There are two broad categories for nail fungus treatment: 1) oral (systemic) medications such as Lamisil or Diflucan prescribed by your doctor, and 2) Topical treatments in the form of creams and nail lacquers (e.g Loceryl, Funginix, ZetaClear and Nail-Rx) that are applied directly to the affected nail(s). (Toenail fungus home remedies are also available.)
If you are in the process of treating a nail fungus infection topically, you’ll know that treatment times are long (averaging around 6 months for fungus fingernails and 12 months for toenail infections) and you have to stick to a schedule of application (sometimes twice-daily) without interruption. It can get frustrating as days and weeks can go by without you noticing any improvement.
So here’s a method that can help.
It involves setting a baseline and tracking the changes in your infection and appearance of your nails over the course of the treatment. This will help you monitor progress and should encourage you to stick to the treatment schedule. But remember to check with your doctor if you have a nail fungus. And, before applying any treatment, make sure you read, understand and follow the instructions provided with your product. Note also that some of the home remedies are ‘experimental’ and not ‘designed’ for the treatment of nail fungus.
Sticking to your nail fungus treatment
First, get out your diary or electronic calendar at the start of your treatment and mark a big X. Then add another X (or set a reminder) every subsequent month for 6 months.
Then either draw a nail-shape on a piece of paper and photocopy it 6 times or download and print out our nail fungus treatment template, using the links below. We have two templates to choose from:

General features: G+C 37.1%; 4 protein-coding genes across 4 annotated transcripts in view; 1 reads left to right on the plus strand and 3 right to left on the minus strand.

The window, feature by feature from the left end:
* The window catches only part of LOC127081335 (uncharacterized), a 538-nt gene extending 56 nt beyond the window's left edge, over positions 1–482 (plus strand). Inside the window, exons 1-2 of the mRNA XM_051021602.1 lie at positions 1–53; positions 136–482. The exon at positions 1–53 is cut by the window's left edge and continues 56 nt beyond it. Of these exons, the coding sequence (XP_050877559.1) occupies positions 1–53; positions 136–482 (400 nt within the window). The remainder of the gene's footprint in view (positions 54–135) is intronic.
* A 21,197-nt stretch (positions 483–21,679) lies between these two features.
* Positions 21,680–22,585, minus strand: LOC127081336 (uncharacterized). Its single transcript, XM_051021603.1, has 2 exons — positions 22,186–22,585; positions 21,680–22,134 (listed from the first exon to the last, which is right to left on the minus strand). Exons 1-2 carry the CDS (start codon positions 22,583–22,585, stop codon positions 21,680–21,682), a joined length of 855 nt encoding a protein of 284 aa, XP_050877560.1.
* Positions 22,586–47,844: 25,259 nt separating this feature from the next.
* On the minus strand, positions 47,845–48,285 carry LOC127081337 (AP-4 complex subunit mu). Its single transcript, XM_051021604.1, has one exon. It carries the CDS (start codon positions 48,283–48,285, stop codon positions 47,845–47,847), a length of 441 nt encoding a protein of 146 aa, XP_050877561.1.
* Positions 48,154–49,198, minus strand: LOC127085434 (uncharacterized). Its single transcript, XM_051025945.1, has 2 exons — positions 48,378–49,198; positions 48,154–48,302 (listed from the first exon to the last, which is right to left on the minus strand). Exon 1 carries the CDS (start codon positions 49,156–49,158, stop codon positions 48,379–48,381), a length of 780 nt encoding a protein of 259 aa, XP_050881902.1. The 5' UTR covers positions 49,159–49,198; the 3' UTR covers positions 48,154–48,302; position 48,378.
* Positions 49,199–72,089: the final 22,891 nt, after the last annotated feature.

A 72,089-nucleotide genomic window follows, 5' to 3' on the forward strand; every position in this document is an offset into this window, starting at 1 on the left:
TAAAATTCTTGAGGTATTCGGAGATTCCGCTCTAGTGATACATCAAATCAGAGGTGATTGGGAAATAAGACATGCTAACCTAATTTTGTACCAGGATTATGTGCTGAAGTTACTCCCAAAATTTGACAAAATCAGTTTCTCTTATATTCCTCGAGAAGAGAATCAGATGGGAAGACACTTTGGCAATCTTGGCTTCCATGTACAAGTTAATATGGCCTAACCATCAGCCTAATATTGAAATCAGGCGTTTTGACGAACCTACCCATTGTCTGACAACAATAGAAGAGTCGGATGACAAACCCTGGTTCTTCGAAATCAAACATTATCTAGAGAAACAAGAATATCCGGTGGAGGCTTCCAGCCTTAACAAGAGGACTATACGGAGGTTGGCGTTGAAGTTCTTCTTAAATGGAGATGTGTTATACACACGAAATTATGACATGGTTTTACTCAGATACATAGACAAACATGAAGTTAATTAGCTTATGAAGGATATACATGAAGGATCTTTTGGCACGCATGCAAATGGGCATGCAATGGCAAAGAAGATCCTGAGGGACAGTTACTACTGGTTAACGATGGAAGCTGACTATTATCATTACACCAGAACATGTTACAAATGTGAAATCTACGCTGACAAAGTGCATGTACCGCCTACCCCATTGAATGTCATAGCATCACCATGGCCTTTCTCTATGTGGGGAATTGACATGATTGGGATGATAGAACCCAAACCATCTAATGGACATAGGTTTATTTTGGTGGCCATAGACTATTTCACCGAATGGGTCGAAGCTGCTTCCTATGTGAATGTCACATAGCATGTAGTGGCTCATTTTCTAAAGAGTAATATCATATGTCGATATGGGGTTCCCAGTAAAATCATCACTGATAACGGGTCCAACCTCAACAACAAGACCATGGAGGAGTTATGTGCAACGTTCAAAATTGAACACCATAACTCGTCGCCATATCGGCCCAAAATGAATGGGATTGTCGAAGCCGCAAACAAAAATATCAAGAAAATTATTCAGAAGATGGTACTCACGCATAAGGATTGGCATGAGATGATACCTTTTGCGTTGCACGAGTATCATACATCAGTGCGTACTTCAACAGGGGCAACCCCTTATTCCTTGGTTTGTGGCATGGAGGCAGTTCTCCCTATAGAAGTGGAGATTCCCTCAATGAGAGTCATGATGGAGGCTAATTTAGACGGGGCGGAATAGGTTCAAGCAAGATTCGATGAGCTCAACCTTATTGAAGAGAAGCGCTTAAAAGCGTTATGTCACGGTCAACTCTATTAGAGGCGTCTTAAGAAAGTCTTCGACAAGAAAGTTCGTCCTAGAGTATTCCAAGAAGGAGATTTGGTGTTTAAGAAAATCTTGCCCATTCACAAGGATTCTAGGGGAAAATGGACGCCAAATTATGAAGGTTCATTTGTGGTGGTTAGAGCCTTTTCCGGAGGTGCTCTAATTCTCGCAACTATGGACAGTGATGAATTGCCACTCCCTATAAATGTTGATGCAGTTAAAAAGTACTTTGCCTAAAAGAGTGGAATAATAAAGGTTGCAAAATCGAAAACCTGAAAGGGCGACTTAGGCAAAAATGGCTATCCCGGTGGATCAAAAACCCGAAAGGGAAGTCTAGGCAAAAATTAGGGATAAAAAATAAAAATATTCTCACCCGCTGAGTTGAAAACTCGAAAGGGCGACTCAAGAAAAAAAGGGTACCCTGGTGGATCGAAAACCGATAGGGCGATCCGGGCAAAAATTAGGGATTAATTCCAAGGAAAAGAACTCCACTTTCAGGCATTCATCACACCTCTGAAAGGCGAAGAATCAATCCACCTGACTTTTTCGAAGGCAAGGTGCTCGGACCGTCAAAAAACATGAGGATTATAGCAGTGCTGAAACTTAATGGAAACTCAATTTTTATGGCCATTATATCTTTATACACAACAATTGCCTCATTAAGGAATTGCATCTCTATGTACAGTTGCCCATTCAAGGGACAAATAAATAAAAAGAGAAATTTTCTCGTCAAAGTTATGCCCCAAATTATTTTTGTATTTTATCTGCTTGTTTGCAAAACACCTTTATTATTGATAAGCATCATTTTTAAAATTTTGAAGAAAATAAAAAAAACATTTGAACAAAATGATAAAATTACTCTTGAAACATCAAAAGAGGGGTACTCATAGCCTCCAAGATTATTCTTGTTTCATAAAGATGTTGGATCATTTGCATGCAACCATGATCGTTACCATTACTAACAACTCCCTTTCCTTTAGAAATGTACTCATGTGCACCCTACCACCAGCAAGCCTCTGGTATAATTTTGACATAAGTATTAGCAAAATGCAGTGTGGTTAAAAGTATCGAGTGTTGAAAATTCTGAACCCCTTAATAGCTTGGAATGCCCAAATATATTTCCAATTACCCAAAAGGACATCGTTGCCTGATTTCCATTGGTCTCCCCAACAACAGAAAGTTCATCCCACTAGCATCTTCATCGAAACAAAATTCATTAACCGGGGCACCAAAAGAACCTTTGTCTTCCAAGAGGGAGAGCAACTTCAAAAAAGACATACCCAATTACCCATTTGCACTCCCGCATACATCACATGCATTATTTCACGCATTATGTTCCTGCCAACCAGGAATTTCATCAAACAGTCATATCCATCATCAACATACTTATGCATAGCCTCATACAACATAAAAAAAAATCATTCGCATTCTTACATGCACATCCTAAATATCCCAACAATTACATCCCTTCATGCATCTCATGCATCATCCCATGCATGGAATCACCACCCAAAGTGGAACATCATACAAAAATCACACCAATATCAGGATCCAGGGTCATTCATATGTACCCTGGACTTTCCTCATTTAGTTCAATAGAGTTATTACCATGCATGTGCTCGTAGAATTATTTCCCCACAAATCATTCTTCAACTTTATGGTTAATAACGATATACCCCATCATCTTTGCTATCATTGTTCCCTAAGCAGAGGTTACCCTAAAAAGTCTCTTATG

- Simple nail fungus treatment tracker – this tracks the extent to which the nail has been infected
- Detailed nail fungus treatment tracker – in addition to tracking the extent to which the nail has been infected, there is space for additional information on the health of the nail such as it’s color and texture.
At the beginning of your treatment, and once a month thereafter, shade in the area of your nail affected by the fungus. And, if using the detailed template, make brief notes on the color, texture brittleness and overall appearance of your nail.
Then, work out a treatment routine to help you remember to apply the treatments on a regular basis. For example if your treatment requires a nighttime application, try to insert this into your nightly routine. For example, shower – brush teeth – apply nail fungus treatment – go to bed. (I’ve found wrapping a ribbon around my toothbrush reminds me that I need to apply the treatment straight after I’ve brushed my teeth.) Topical treatments will only work if the antifungal medications they contain are able to penetrate the nail and reach the fungus. If you can, scrape away any thickened surface areas of nail above the fungus to assist this penetration and allow the treatment to dry completely over the surface of the nail.
Remember that you may need longer than 6 months to cure the condition, as you’re only completely free of infection after a full nail growth cycle. A fungus toenail can take up to 18 months to grow our completely. Fingernails are faster – at around 6 months. But if you persevere with your treatment and are consistent you’ll ensure you get rid of those unsightly yellow nails once and for all. You can always print out more templates to help track this ‘growing out’ period as well.
Note that similar guidance also applies when applying antifungal cream to deal with other fungal infections such as Athlete’s foot, Jock Itch or Ringworm. Continue treating even after all visible signs of the infection have disappeared. When it comes to ringworm cure for example this means that you’ll be applying a topical antifungal cream to where your ringworm used to be.